In 1914, both the French and German militaries had the same general war strategy: attack to win. This held true for their two respective military commanders also: Joseph Joffre and Helmuth von Moltke.
Joffre’s relied on tactics of unrestrained offensives in order to carry his goals, and he intended to fling his armies directly across the Franco-German border, whatever the cost . . . and indeed, that cost turned out to be high.
Moltke, however, relied upon a different sort of attack: an incredibly large flanking maneuver, called the Schlieffen Plan, functioning like a large wheel of German armies slicing Westward across neutral Belgium, turning South to bite Paris off from the rest of France, and finally heading East to take the remaining French armies in the rear. If it worked, every French army would either be out-flanked or eventually encircled.
For the first several weeks of the war (August 1-21), Moltke grew anxious for the slow advance of the German right wing. The fortified areas at Liege and Namur had dramatically slowed the German drive. As these places eventually fell to siege, however, the German advance finally picked up steam. Meanwhile, Joffre remained oblivious to the Northern threat, and remained focused on his own attacks on the Franco-German border which turned out to be entirely fruitless. By late August the French armies in the North had given much ground to the Germans, being overwhelmed, outflanked, or both.
As the war entered early September, even the begrudged assistance of the British Expeditionary Force barely slowed the rapid German advance. Nevertheless, Moltke’s forces were no longer heading in a direction to encircle Paris. Part of the Moltke’s problem was the inconsistent, warping effect of the Allied defense, but Moltke himself proved shortsighted in his tactics: he ordered the far right-wing of the German army (the First Army) to remain linked with its neighboring army to the left (the Second). As a result, the German First Army no longer had the freedom to move West in order to out-flank its opponents. Worse, Moltke began taking troops from this right wing and sending them elsewhere.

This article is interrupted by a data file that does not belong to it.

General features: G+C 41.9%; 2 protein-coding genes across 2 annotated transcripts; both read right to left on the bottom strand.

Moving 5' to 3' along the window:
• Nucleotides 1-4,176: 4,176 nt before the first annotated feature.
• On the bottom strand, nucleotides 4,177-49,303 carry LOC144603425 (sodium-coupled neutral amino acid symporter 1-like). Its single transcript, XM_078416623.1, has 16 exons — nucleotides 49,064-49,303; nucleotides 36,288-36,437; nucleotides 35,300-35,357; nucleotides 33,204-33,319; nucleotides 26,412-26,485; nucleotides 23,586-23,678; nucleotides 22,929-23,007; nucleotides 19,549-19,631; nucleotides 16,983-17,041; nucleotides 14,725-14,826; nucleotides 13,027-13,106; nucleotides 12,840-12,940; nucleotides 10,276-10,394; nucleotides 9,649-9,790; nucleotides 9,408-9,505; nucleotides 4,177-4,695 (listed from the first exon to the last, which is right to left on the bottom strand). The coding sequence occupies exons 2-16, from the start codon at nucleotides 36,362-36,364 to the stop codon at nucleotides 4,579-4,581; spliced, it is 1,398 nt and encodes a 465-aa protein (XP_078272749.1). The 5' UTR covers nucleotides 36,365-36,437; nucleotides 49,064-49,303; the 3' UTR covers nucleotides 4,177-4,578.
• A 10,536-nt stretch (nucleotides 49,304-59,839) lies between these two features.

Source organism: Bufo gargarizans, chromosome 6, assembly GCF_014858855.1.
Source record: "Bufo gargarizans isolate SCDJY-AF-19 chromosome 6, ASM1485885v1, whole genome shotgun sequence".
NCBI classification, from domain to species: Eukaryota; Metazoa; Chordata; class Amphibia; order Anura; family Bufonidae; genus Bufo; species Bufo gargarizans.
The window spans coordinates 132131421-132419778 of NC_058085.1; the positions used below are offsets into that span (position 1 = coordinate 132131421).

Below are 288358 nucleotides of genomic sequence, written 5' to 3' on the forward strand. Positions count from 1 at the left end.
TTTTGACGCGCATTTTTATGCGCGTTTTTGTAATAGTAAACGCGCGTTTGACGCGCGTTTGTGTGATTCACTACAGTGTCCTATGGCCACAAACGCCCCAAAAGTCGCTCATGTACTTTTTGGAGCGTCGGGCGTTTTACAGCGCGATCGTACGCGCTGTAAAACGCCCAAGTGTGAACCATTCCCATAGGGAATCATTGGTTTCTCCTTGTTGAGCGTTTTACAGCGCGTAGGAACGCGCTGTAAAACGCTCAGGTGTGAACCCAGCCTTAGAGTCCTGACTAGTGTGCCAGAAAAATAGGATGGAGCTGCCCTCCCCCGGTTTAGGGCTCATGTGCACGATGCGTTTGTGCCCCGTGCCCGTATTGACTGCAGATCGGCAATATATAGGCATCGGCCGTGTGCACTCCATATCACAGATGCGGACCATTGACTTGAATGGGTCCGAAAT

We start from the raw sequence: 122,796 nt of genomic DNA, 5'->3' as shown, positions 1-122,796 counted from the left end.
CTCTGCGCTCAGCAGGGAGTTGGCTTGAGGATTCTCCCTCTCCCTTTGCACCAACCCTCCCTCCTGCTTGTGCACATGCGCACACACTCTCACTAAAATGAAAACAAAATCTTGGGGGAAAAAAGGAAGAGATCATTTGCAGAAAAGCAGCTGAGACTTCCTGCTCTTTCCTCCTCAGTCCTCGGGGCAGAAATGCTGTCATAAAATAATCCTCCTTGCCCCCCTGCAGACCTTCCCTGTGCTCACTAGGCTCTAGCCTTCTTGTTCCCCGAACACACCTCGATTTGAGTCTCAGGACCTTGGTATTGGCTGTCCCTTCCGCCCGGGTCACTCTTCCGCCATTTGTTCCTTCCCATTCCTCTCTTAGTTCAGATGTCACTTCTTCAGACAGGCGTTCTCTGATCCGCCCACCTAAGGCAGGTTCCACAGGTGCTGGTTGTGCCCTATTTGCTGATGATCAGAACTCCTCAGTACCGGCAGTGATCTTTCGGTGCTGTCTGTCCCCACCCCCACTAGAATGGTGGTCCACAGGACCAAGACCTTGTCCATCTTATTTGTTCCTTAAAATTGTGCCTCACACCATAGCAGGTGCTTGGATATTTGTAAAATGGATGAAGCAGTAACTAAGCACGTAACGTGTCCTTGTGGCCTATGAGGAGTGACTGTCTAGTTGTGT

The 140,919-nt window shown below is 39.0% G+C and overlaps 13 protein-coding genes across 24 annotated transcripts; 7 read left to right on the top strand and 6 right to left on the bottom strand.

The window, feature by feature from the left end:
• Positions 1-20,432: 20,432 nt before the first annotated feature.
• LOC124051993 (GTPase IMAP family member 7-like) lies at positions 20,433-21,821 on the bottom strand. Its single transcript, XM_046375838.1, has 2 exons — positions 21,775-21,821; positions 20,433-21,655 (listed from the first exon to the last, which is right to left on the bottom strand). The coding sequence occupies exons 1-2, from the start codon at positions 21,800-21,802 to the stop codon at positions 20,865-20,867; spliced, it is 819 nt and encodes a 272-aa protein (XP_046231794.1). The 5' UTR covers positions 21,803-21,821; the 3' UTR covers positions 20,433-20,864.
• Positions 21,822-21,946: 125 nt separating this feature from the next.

By September 9, Joffre’s French armies were in a terrible state, generally disorganized by the constant retreating and quite demoralized for the amount of their country of which the Germans had taken possession. But their delaying actions on the Germans combined with their organized retreats had gained them the opportunity to make a defensive stand. What remained of the able-bodied French troops gathered on a line near the Marne river, so naming the consequent conflict the Battle of the Marne.
By mid-September, the Allied situation was still desperate, but they had shortened their lines enough that the Germans themselves would have to dangerously extend themselves in order to continue the advance. Moltke again proved too conservative for his own good (and the good of the German goals), and he ordered a halt in order to organize the integrity of the German lines. Significantly, Joffre’s troops too had been trying to gather themselves for the integrity of a defensive line, only the German advance had been too rapid to allow for this.
Finally, in late September with the German Southward push southward stopped, Joffre could order the final stages of the retreat: small, tactical salients were abandoned in favor of creating a more cohesive line, and troops were shifted away from indefensible positions back into a better line, or perhaps even into the reserves.
Though these final movements did not represent a “retreat” in the same sense as the massive withdrawals since mid-August, they nevertheless formed the final stages of the French retrograde movements. By September 27-28, Joffre could focus exclusively on the next stage of fighting on the Western front already in progress: a race back to the North!